There’s hardly a Main Line socialite, debutante, or fashionista who hasn’t adorned herself with a Frank Agostino creation, and for good reason. Thirty-five years of acquired knowledge and experience guarantees that every Agostino that leaves his Bryn Mawr atelier has been personally fitted to his client.
“After learning the art of couture at the knee of his aunt, who brought her skills from Italy to Brooklyn, Agostino has taken this legacy to a new level. Whether it be a showstopping dress for the red carpet, a sublime gown for a bride, or even a nattily tailored suit for the boardroom, all Agostino garments are hand-sewn by his tight-knit staff of five pattern makers and seamstresses using traditional methods of cutting, stitching, and finishing.”
“My clients include lovers of fashion and those who will invest in the perfect dress or suit that will make them look and feel their best,” he says proudly, ticking off the names of such high-profile customers as Dorrance Hamilton, Bhavna Shyamalan, Vicki Le Vine, and Faatimah Gamble. And unlike the offerings at most boutiques, every piece that Agostino creates is the result of collaboration between designer and client. “I adapt my design to best serve and fit the woman who wears it,” says the fashion master. “Every body type is enhanced to make each customer feel radiant and glamorous.”
By Marni Prichard Manko / Photography by Evan Sung
Main Line Times Article Profiles AGOSTINO
Fashion and Lifestyle
Main Line Times / MainLineMediaNews.com
On the second floor of a Lancaster Avenue storefront, design assistant Rebecca Haun hand embroiders delicate flowers on the top of a silk chiffon gown. A few yards away a seasoned seamstress labors over the matching skirt. When they’re finished, the two will have spent upwards of 200 hours on the project: a custom-designed mother-of-the-groom ensemble.
This is fashion in the slow lane at Agostino in Bryn Mawr, home to the Main Line’s only real couturier.
In this fast-fashion, outsourced era, Frank Agostino is a throwback to a more intimate, almost genteel time. He and his nimble-fingered seamstresses have been creating one-of-a-kind clothing for some of the area’s most affluent, discriminating women for decades.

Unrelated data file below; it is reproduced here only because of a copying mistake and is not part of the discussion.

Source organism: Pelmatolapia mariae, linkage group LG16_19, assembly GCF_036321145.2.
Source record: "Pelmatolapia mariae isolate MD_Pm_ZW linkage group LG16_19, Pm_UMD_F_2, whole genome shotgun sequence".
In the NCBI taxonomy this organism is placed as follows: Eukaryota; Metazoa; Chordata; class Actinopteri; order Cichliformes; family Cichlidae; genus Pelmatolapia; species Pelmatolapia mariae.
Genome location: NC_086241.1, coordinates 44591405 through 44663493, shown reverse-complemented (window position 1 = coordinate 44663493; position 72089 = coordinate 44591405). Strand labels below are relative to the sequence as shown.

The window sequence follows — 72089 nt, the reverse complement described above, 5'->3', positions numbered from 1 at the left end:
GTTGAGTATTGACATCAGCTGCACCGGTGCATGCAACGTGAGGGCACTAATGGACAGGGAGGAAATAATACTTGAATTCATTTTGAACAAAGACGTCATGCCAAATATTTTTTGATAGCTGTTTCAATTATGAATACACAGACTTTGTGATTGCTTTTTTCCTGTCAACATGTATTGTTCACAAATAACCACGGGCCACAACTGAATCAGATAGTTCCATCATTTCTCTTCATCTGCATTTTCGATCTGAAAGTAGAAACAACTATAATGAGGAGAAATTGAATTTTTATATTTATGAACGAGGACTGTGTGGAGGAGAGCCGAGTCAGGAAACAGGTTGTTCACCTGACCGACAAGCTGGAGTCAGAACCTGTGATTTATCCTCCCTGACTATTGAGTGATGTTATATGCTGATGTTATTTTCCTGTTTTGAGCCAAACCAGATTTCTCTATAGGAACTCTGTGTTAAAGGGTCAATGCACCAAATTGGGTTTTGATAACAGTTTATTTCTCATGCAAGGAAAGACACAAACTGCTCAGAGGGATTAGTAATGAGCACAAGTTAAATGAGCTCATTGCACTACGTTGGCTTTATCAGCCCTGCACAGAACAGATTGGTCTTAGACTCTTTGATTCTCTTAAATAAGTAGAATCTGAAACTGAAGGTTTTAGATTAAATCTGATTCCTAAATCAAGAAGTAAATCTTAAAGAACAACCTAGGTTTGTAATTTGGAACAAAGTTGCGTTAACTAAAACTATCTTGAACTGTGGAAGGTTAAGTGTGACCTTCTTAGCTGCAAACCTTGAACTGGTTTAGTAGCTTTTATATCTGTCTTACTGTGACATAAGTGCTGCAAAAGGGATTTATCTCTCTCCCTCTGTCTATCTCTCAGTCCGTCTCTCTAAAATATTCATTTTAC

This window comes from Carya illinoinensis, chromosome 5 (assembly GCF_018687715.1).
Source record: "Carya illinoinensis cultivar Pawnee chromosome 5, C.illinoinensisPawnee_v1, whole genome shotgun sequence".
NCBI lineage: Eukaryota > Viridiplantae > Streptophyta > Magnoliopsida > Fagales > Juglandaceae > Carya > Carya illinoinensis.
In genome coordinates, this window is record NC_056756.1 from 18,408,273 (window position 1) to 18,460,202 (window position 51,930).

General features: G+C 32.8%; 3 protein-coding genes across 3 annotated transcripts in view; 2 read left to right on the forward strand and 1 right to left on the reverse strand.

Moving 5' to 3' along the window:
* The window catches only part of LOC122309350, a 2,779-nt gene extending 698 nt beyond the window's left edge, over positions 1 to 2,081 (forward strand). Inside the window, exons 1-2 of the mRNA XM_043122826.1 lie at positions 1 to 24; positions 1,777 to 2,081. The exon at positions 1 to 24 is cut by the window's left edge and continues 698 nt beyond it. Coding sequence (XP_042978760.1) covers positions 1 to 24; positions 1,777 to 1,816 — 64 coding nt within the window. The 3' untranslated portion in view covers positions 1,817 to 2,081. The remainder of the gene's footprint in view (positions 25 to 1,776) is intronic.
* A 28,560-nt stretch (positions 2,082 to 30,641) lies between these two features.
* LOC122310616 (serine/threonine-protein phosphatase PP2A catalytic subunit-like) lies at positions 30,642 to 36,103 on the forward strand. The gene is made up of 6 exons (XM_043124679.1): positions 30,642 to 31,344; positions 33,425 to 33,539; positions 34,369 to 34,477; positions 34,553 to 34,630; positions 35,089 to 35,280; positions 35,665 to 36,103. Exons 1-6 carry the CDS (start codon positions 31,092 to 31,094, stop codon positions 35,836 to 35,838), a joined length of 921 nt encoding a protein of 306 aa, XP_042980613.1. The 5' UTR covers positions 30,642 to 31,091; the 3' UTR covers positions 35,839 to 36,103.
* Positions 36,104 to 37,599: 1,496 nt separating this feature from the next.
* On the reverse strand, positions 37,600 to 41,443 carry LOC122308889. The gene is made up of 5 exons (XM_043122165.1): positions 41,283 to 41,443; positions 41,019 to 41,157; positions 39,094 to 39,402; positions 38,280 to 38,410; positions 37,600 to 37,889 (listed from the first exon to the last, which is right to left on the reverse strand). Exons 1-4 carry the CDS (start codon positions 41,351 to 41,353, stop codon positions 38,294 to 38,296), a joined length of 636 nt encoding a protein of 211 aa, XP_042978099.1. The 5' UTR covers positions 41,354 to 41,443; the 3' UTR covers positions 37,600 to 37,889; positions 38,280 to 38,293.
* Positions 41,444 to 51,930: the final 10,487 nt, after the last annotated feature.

“Don’t come to me with a picture of a dress and tell me to make it,” says the affable designer who’s been known to turn down work if he doesn’t feel a “connection” with a client or if the client wants a copycat design. “That’s what dressmakers are for. That’s not what I am.”
A woman who dons an Agostino gets an unspoken guarantee: no one else at the society wedding, charity gala or debutante ball will be wearing what she’s wearing.
Aficionados gladly wait up to five months and pay anywhere from a few thousand to upwards of $10,000 for his handiwork.
“It’s well worth the money,” insists Andrea Morrissey, a Newtown Square client with closet full of custom Agostino sportswear and evening clothes. “If you want something different and original in beautiful fabrics, he’s the one. I tell Frank what I like and we design it together.”
Morrissey once shopped at Saks Fifth Avenue, Neiman Marcus and boutiques of similar ilk but switched to Agostino for the personal service and custom fit. “I’ve become harder to fit as I’ve gotten older. With Frank, you don’t have to spend extra for alterations, so I end up paying about the same as I did at the high-end stores.”
Another plus is longevity, she says. “Everything is so gorgeous, you can wear it for years, like a Chanel suit.”
Agostino says he’s seen clients wear his designs for 30 years. “I often joke with them that after three wearings, the stitches are going to break.”
The Agostino aesthetic is simple: make women feel good about themselves – even women with less-than-perfect bodies. “My goal has always been to enhance a woman in beautiful, timeless clothes that are comfortable and practical. Everything we make is lined in silk so it feels good. And I spend a lot of time with my fit model to make sure the garments work for them, that they can reach a pocket or a zipper. If she can’t go to the bathroom in it, we make adjustments. Men would never wear something that’s uncomfortable. Why should women?”
Valerie Bonner, a Radnor aesthetician who moonlights as an Agostino fit and show model, hired the designer to make her wedding dress six years ago.
“I knew it would be elegant, sleek and sophisticated,” recalls Bonner. “Frank knows what women want and what will make them look beautiful. And unlike other couture designers who stop at size 10, he sews for women of every shape and size.”
Many in his stable of loyal clients, including Morrissey and Bonner, have become personal friends, a by-product of the intimacy of the custom-design process and Agostino’s easygoing charm.